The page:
March 27th, 2017

Public-Private Insurance Partnerships Bolster Latin American/Caribbean Resilience: Part I

Posted at 1:00 AM ET

aidan-pope-headshot-sm2Aidan Pope, Managing Director

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Globally, three of the ten most costly natural disaster events in the last 35 years occurred in total or in part in the Latin America/Caribbean (LAC) region (1); losses from Hurricane Matthew in the Caribbean are still being assessed.

Today, 80 percent of the LAC population lives in urban areas, second only to North America (82 percent) and well above the global average of 54 percent (2). The region’s 198 large cities (>200,000 residents) contribute over 60 percent of gross domestic product (GDP), and its ten largest cities produce 50 percent of that total. As the region’s population, swelling middle class, urbanization and GDP concentration continue to grow, the effects of climate volatility will likely increase the impact of natural perils losses on these economies.

Damage from these losses as a proportion of GDP tends to be much higher than in developed economies (see Tables 1 and 2). If the LAC region is to build on the economic and social gains of recent years, its governments must align with the private sector through public-private partnerships to improve risk management and disaster preparedness strategies.

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The ultimate cost of catastrophe-event responses puts particular strain on the public balance sheets of emerging markets, increasing public debt and ultimately burdening taxpayers. Adding to the problem is the lack of insurance coverage in developing countries. Average property insurance penetration in developing countries was only 0.21 percent in 2014, compared to 0.77 percent in industrialized countries (3). Another estimate indicates only 3 percent of potential loss is currently insured in developing countries versus 45 percent in developed countries (4). Mature economies can also often fall back on fiscal safety nets to cover insurance shortfalls. The USD 83 billion budget appropriation approved by the U.S. Congress after Hurricane Katrina hardly registered on the U.S. budget, but most developing economies cannot afford such amounts. For example, a year after Hurricane Ivan hit Grenada in 2004, the country defaulted on its foreign debt.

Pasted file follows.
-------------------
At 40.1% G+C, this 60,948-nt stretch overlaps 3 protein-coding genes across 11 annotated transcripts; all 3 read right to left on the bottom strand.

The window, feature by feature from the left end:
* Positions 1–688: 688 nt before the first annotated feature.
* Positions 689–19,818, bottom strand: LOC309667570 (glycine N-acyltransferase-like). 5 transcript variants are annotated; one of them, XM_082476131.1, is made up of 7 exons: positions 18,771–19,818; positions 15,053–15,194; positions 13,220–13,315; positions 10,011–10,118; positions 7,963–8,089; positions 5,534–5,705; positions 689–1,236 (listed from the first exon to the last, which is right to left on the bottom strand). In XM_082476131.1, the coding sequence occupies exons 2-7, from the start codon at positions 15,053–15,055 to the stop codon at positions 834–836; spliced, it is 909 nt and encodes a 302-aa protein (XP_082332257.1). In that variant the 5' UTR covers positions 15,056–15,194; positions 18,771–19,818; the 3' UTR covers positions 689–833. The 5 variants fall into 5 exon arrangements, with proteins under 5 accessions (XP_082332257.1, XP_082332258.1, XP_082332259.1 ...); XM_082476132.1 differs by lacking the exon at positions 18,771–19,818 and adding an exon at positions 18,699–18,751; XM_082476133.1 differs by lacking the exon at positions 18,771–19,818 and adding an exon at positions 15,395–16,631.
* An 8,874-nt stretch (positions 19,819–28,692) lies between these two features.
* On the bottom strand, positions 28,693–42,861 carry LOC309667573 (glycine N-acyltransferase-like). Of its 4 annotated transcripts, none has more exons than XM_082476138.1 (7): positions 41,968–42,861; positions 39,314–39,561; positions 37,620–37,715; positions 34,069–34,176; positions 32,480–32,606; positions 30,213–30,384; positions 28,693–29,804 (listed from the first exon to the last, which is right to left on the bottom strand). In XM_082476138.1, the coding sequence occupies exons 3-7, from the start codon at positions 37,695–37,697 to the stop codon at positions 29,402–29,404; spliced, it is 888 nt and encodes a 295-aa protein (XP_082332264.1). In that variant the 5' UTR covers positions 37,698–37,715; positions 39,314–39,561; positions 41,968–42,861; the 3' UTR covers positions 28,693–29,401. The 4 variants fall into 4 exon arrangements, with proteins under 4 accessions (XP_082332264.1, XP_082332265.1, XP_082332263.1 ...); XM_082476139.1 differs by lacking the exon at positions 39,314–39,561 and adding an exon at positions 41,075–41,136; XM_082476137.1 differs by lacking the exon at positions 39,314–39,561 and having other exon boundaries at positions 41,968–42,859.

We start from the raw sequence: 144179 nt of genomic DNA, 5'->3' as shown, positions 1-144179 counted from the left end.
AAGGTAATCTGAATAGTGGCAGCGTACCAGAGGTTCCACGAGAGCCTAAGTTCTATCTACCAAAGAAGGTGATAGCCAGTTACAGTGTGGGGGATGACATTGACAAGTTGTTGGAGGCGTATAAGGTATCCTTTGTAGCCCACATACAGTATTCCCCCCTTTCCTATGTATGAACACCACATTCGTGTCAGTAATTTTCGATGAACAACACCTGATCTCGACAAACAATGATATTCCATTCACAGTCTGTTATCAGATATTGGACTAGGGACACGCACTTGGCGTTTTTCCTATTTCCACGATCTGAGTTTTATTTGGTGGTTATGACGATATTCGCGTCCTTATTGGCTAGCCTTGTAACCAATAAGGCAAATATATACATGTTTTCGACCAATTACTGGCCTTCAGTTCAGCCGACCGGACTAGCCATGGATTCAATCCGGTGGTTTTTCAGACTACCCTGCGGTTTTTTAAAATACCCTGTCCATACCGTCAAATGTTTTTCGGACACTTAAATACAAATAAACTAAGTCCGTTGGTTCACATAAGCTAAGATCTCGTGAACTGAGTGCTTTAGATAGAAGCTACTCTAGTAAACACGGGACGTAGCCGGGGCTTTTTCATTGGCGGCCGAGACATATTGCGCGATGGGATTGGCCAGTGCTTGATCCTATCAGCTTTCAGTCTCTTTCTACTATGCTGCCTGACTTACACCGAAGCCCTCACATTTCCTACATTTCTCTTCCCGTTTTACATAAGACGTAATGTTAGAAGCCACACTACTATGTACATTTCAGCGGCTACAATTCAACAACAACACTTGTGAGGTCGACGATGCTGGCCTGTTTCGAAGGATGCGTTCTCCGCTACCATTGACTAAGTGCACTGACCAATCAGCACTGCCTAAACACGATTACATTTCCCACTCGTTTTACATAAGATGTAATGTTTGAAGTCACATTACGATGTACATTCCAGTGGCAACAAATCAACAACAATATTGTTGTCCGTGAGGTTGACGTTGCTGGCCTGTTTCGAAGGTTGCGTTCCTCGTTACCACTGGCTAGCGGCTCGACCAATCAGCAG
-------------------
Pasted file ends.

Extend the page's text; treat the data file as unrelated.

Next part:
The Maule, Chile earthquake of 2010 burdened the country with USD 32 million in economic losses, or 15.1 percent of GDP. Despite the high level of insurance coverage in Chile - even by developed world standards - 75 percent of the costs were ultimately assumed by the government, leaving significant opportunity for the private sector to reduce the state’s financial burden.

This piece first appeared on BRINK.

Link to Part II>>

Link to Part III>>

Link to Part IV>>

Link to Part V>>

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Note:

1. Munich Re NatCatSERVICE, 2016.

2. World Urbanization Prospects, The 2014 Revision; Dept. of Economic and Social Affairs, U.N.

3. http://media.swissre.com/documents/sigma5_2015_en.pdf

4. http://en.fininnov.org/img/pdf/27%20-CCRIF.pdf


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